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Transforming Access: how the internet is opening up incredible resources for teaching history. Tom O’Leary Head of Education and Interpretation The National Archives. Cultural Content Providers Why are they valuable for Learning? The role of the internet

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Presentation Transcript
slide1

Transforming Access:

how the internet is opening up incredible resources for teaching history.

Tom O’Leary

Head of Education and Interpretation

The National Archives

slide2

Cultural Content Providers

Why are they valuable for Learning?

The role of the internet

Content – ‘Scratching the surface’

slide3

My background

- Teaching

- The National Archives

- Current challenge….

slide4

Definition: What are Cultural Content Providers?

Asset Holders

The Nationals - BM, TNA, ONS, TATE, NPG, IWM, V&A, NMM, to name but a few!

The Locals/regional/other – MOL, BBC, BFI, – and many others!

slide5

Why are they valuable?

Diverse and stimulating collections of material

Unique material

Engagement

Expert curatorial staff

Investigative approach

The list is endless….

slide6

But….what can be the problem?

Many hundreds of thousands of pupils and teachers have and continue to enjoy access to these collections through traditional means. However, only a small proportion of potential users can in reality gain access.

For example The National Archives runs workshops for 8,000 pupils a year. Its learning website receives over 2 million visits in the same time.

So, can the Internet offer a solution?

slide7

Used intelligently it can be the perfect vehicle, it can unlock incredible resources for use by learners

empowers content holders to reach a much wider audience

on-line resources can reduce the amount of teacher preparation

provide a variety of information sources that would either be impossible or too expensive to obtain

offer a degree of student control and interactivity that is difficult to achieve otherwise

permanent and changing displays

curriculum relevant

Mostly free at the point of access

But…Some less than good out there as well!

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My Criteria

Free

Accessible

Making the Internet worth it!

Good Quality

Scholarship, Research

Focused on teacher’s and pupils needs

Structured Learning and Support

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The Learning Curve

http://www.learningcurve.gov.uk

Produced by the - The National Archives

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The National Archives administers the public records system of the United Kingdom under the Public Records Acts of 1958 and 1967 for England, Wales and the United Kingdom. It acts as the guardian of the nation's collective memory as revealed in the records of government.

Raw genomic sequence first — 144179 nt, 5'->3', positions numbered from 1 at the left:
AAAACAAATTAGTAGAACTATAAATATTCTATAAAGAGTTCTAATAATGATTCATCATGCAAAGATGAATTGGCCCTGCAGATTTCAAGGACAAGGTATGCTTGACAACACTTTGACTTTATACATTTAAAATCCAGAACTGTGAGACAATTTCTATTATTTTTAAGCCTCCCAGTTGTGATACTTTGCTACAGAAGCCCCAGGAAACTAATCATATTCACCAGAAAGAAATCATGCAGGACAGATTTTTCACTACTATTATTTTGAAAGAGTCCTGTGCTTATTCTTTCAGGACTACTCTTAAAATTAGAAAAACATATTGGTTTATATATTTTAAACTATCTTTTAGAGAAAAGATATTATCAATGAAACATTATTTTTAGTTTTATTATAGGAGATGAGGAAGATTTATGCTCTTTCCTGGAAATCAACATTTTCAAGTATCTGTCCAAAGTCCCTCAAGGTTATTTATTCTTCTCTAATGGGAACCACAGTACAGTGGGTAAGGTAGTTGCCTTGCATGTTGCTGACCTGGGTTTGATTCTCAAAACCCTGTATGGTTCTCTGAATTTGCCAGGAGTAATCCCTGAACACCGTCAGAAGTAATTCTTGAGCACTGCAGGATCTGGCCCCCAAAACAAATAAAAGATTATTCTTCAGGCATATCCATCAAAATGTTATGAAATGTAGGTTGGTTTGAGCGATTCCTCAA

But……its in Kew – London!

Nearly 1000 years of records beginning with Domesday book on 100 miles of shelving

An incredible resource for the study of history

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So, what is the Learning Curve trying to do?

The aim of the Learning Curve is to be nothing less than an electronic field trip to whichever area of the past you are studying. It cannot take you back in time, but it can take you to an archive which will give you and your students a glimpse of what people thought, felt and said at the time of some of the most important events in world history.

The Learning Curve is also an electronic study room. Imagine your students thumbing through Domesday Book or looking at the minutes of government meetings during the Cuban Missile Crisis. Now imagine them doing this with the help of questions and structured activities, which make use of the expertise of archivists who know about documents and sources, and teachers who know about learning.

slide13

So, what is in the Learning Curve?

New navigation and home page

http://www.learningcurve.gov.uk

slide14

The Snapshots

The Snapshots are short, easy to use investigations on a variety of History National Curriculum topics. Teacher's notes are included

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Focus Ons

The Focus on.. investigations examine themes in the History National Curriculum. They are designed to develop the skills that pupils need to examine a variety of historical sources. Focus Ons are interactive and include quizzes and activities

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Exhibitions

Based on topics in the History National Curriculum the Exhibitions provide in-depth information, organised into galleries. Each gallery is an investigation into a theme using primary material, linked to an overall question. Interactive tasks and teacher's notes are included.

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Curriculum Online

http://www.curriculumonline.gov.uk/

slide20

The British Museum

http://www.thebritishmuseum.ac.uk/compass/

http://www.ancientegypt.co.uk/

http://www.ancientchina.co.uk/

slide21

The 24hr Museum

http://www.24hourmuseum.org.uk/

slide22

Show Me.Uk

http://www.show.me.uk/

slide23

Imperial War Museum

http://www.iwm.org.uk/lambeth/index.htm

slide24

BFI - Screen Online

http://screenonline.org/

slide25

Pathe

http://www.britishpathe.com/

slide26

Andrew Field

http://www.schoolhistory.co.uk/

slide28

The Old Bailey

http://www.oldbaileyonline.org/

slide29

Tom O’Leary

Head of Education and Interpretation

The National Archives

thomas.oleary@nationalarchives.gov.uk